|By Larry Kahn, Florida Keys Keynoter, (Marathon, Fla.)|
|McClatchy-Tribune Information Services|
"The whole process should take about 10 months," said
Citizens holds around 25,000 windstorm policies in the Keys. The average policy holder pays around
Firm says that each year,
FIRM hopes the study will not only get those premiums down but even result in the Keys being removed from Citizens altogether, likely by creating an independent
The first step, Carruthers said, is creating requests for qualifications for risk companies to perform the study, which will entail inspecting homes and other buildings, and studying the Keys' history of building codes.
"The RFQs will be for vulnerability analysis, the storm surge and then natural catastrophe," Carruthers said. "We hope to have it done by the end of January, so [FIRM Executive Director]
"We will probably send it to some of the big risk [modeling] firms," Carruthers said. "We're also going to see if we can publish it on Demandstar.com," a website used for government contract bidding.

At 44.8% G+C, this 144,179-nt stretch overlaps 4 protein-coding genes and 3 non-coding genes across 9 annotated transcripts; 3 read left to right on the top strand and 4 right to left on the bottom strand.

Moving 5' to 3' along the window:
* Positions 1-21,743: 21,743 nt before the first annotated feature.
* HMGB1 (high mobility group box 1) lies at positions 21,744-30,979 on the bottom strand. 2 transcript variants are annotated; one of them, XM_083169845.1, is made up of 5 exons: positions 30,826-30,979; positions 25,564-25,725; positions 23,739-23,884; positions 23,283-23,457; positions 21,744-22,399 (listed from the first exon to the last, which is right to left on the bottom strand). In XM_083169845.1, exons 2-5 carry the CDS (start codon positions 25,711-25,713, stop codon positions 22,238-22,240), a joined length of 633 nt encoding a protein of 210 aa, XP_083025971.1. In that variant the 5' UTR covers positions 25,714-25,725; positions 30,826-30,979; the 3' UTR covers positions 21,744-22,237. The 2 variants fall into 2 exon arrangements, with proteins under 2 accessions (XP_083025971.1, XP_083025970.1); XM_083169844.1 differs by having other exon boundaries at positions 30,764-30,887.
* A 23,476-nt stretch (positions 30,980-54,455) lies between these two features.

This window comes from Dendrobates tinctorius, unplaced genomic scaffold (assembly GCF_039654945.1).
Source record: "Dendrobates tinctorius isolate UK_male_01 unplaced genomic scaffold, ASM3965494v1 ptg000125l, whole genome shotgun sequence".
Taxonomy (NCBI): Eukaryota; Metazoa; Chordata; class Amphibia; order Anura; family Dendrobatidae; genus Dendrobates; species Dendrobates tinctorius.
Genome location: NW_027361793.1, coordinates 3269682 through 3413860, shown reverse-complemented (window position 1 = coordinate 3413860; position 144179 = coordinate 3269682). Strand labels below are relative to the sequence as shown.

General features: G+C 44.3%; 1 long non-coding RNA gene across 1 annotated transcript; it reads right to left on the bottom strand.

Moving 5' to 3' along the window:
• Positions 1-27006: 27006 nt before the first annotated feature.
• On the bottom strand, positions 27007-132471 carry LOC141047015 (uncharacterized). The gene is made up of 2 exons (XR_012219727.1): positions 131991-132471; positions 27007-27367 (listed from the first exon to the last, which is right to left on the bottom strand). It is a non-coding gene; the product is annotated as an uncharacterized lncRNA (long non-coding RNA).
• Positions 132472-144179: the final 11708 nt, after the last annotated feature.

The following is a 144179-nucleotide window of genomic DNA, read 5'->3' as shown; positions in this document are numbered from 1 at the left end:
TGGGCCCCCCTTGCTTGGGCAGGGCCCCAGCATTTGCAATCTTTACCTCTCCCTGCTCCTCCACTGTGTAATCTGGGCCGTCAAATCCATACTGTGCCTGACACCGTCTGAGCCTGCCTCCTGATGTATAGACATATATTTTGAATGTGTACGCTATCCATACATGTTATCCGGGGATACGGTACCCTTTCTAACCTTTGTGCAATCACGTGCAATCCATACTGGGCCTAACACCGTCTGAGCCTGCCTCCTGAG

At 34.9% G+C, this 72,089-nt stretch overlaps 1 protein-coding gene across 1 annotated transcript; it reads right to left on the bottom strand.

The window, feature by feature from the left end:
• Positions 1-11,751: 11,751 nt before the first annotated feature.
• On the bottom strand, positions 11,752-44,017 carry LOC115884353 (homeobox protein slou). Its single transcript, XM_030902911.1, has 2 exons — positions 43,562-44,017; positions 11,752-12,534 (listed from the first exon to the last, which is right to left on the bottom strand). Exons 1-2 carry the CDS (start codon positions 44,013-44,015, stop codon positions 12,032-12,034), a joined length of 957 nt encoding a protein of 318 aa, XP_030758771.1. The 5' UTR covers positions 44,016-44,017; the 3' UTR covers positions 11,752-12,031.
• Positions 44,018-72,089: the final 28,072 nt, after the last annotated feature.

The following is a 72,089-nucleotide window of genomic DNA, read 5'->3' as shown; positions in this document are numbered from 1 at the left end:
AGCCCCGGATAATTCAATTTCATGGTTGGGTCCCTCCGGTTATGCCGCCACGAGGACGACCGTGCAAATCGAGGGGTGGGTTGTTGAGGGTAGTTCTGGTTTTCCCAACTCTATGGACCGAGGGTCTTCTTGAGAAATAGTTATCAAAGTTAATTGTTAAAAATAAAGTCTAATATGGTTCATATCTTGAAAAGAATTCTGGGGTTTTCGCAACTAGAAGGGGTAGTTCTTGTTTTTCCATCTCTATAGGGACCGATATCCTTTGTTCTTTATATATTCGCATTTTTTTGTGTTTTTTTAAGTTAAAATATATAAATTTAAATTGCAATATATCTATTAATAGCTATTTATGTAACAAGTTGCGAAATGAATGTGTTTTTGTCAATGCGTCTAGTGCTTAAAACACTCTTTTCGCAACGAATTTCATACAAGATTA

"We expect we'll give people three to four weeks to respond," she said. "Hopefully we'll be able to make a decision by March. We think once we select an initial vendor, we can get going in two weeks."
"In some cases," Carruthers said, "we'll be able to identify the specific homes to be in the model. When we do the profile, we'll actually send engineers to the houses, with the homeowners' permission, to confirm everything that exists on paper conforms to reality."
"We need to determine what the profile needs to look at. For example, look at a certain number of homes from each decade to correspond to the changes in the building code. It will probably be a couple of hundred homes that will be physically inspected.
"We'll also look at some of the institutional buildings [such as hospitals and schools] because they tend to be sturdier. It will be interesting, though, because even some of our old homes have been rebuilt" to tougher building codes.
Once the study is done, Carruthers said, "Then we go back to Citizens and say, You guys were right [about Keys windstorm rates], which I doubt; or we say, You were wrong."
At that point, Carruthers said, if the Citizens board decides the study shows that Keys property owners pay unfairly higher rates than property owners in the rest of the state, the board can decide to lower